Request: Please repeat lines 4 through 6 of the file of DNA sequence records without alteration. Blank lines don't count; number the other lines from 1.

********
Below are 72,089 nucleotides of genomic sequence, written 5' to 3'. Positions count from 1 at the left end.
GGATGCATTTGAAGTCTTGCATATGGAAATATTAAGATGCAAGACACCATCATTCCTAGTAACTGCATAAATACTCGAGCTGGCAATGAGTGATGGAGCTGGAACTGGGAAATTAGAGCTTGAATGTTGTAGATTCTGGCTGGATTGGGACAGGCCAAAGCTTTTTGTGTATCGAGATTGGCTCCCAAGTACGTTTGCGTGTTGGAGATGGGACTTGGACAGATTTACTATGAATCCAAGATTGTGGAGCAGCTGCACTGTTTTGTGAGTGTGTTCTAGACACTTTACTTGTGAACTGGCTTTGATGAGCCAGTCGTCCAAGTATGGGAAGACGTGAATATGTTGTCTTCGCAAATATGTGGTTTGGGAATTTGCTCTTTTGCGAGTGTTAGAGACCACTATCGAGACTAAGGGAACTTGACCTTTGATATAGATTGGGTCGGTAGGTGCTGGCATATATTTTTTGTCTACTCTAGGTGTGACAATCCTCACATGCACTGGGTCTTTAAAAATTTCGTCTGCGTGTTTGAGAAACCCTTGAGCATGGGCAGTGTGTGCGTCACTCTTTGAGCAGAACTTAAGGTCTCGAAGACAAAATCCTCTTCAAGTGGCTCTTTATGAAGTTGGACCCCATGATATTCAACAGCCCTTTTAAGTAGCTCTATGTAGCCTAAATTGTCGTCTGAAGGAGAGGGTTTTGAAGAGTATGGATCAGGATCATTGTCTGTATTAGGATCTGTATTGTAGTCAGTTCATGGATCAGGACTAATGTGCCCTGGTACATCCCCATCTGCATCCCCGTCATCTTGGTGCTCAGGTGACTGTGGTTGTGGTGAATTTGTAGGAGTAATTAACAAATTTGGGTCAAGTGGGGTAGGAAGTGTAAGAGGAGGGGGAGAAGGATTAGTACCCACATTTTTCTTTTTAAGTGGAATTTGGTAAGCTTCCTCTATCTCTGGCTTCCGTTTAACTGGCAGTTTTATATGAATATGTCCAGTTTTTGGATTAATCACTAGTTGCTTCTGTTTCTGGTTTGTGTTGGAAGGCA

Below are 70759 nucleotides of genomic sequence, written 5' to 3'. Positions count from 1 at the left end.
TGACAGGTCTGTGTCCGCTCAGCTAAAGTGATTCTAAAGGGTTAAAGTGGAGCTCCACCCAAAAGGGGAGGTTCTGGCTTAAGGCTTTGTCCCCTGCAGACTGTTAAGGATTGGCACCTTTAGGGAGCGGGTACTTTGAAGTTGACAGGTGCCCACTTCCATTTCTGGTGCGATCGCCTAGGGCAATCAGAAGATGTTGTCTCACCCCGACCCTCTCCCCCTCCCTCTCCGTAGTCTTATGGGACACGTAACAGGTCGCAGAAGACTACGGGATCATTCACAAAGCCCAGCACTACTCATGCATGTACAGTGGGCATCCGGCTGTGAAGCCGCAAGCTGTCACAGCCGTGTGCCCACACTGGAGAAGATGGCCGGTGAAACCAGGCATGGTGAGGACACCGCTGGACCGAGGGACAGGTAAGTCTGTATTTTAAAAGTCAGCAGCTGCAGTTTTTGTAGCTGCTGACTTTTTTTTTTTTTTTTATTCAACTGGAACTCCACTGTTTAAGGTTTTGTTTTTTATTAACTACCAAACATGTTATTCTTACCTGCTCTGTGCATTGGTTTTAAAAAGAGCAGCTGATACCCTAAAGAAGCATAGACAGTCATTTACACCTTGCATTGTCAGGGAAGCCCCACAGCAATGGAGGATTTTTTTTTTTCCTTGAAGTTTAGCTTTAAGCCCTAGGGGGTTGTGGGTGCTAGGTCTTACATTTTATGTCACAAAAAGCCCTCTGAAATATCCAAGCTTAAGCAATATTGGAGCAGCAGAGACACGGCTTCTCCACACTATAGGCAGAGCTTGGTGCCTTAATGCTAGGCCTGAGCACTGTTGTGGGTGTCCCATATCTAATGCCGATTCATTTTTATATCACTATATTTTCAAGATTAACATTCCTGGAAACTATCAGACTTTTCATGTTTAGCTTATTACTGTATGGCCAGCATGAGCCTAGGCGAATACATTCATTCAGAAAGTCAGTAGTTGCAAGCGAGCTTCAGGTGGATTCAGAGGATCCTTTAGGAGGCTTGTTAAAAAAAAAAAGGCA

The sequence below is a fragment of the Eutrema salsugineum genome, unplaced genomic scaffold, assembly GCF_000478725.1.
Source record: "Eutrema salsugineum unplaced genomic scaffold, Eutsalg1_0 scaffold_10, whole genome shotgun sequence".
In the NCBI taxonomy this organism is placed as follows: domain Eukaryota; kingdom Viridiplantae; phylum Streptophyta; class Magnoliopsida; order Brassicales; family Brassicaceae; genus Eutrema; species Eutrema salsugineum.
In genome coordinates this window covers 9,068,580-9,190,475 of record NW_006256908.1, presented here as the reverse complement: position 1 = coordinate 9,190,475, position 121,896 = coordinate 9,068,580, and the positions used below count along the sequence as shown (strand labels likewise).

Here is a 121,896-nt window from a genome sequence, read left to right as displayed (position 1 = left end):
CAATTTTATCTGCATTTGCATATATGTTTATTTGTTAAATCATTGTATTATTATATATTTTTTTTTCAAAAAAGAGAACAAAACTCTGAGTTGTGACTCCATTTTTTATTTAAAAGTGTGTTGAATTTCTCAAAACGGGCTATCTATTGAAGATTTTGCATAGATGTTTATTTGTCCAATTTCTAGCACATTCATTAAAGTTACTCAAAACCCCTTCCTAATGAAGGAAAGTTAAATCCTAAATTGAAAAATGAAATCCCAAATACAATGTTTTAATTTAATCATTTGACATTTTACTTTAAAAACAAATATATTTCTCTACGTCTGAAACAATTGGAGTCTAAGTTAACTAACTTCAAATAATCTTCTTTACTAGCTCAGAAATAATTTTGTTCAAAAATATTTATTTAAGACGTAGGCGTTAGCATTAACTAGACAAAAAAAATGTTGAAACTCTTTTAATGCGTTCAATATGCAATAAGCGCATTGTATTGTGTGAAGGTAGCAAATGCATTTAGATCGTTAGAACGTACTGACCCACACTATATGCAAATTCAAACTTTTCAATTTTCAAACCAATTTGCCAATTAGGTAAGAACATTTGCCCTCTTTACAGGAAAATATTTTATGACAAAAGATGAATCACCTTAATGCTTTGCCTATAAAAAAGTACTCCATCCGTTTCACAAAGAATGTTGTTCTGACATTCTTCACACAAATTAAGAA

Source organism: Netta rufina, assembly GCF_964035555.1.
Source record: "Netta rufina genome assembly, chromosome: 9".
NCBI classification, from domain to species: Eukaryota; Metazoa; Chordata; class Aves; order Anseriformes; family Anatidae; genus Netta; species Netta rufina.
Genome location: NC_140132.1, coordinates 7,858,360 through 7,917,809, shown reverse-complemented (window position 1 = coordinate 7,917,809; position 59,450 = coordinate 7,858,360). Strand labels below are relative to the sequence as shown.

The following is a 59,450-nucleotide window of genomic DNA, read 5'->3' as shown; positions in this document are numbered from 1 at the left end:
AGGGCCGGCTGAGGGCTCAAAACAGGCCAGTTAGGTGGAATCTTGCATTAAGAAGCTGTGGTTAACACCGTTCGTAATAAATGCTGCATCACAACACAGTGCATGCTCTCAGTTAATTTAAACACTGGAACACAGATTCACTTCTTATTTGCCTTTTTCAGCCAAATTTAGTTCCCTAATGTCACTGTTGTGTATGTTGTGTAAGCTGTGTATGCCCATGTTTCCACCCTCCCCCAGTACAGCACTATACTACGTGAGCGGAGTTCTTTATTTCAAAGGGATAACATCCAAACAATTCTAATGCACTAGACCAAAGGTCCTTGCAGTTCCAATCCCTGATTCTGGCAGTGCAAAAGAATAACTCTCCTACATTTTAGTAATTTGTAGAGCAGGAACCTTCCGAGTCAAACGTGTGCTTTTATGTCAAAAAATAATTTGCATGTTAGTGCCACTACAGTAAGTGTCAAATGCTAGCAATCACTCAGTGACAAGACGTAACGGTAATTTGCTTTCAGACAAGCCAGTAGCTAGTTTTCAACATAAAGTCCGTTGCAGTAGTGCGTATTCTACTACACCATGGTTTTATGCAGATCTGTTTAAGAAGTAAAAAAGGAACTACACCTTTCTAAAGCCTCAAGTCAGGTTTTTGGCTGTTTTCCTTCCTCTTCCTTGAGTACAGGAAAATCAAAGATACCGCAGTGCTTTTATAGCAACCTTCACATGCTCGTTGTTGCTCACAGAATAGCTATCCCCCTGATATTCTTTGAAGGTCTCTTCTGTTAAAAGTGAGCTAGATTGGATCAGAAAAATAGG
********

TGACAGGTCTGTGTCCGCTCAGCTAAAGTGATTCTAAAGGGTTAAAGTGGAGCTCCACCCAAAAGGGGAGGTTCTGGCTTAAGGCTTTGTCCCCTGCAGACTGTTAAGGATTGGCACCTTTAGGGAGCGGGTACTTTGAAGTTGACAGGTGCCCACTTCCATTTCTGGTGCGATCGCCTAGGGCAATCAGAAGATGTTGTCTCACCCCGACCCTCTCCCCCTCCCTCTCCGTAGTCTTATGGGACACGTAACAGGTCGCAGAAGACTACGGGATCATTCACAAAGCCCAGCACTACTCATGCATGTACAGTGGGCATCCGGCTGTGAAGCCGCAAGCTGTCACAGCCGTGTGCCCACACTGGAGAAGATGGCCGGTGAAACCAGGCATGGTGAGGACACCGCTGGACCGAGGGACAGGTAAGTCTGTATTTTAAAAGTCAGCAGCTGCAGTTTTTGTAGCTGCTGACTTTTTTTTTTTTTTTTATTCAACTGGAACTCCACTGTTTAAGGTTTTGTTTTTTATTAACTACCAAACATGTTATTCTTACCTGCTCTGTGCATTGGTTTTAAAAAGAGCAGCTGATACCCTAAAGAAGCATAGACAGTCATTTACACCTTGCATTGTCAGGGAAGCCCCACAGCAATGGAGGATTTTTTTTTTTCCTTGAAGTTTAGCTTTAAGCCCTAGGGGGTTGTGGGTGCTAGGTCTTACATTTTATGTCACAAAAAGCCCTCTGAAATATCCAAGCTTAAGCAATATTGGAGCAGCAGAGACACGGCTTCTCCACACTATAGGCAGAGCTTGGTGCCTTAATGCTAGGCCTGAGCACTGTTGTGGGTGTCCCATATCTAATGCCGATTCATTTTTATATCACTATATTTTCAAGATTAACATTCCTGGAAACTATCAGACTTTTCATGTTTAGCTTATTACTGTATGGCCAGCATGAGCCTAGGCGAATACATTCATTCAGAAAGTCAGTAGTTGCAAGCGAGCTTCAGGTGGATTCAGAGGATCCTTTAGGAGGCTTGTTAAAAAAAAAAAGGCA

The sequence below is a fragment of the Eutrema salsugineum genome, unplaced genomic scaffold, assembly GCF_000478725.1.
Source record: "Eutrema salsugineum unplaced genomic scaffold, Eutsalg1_0 scaffold_10, whole genome shotgun sequence".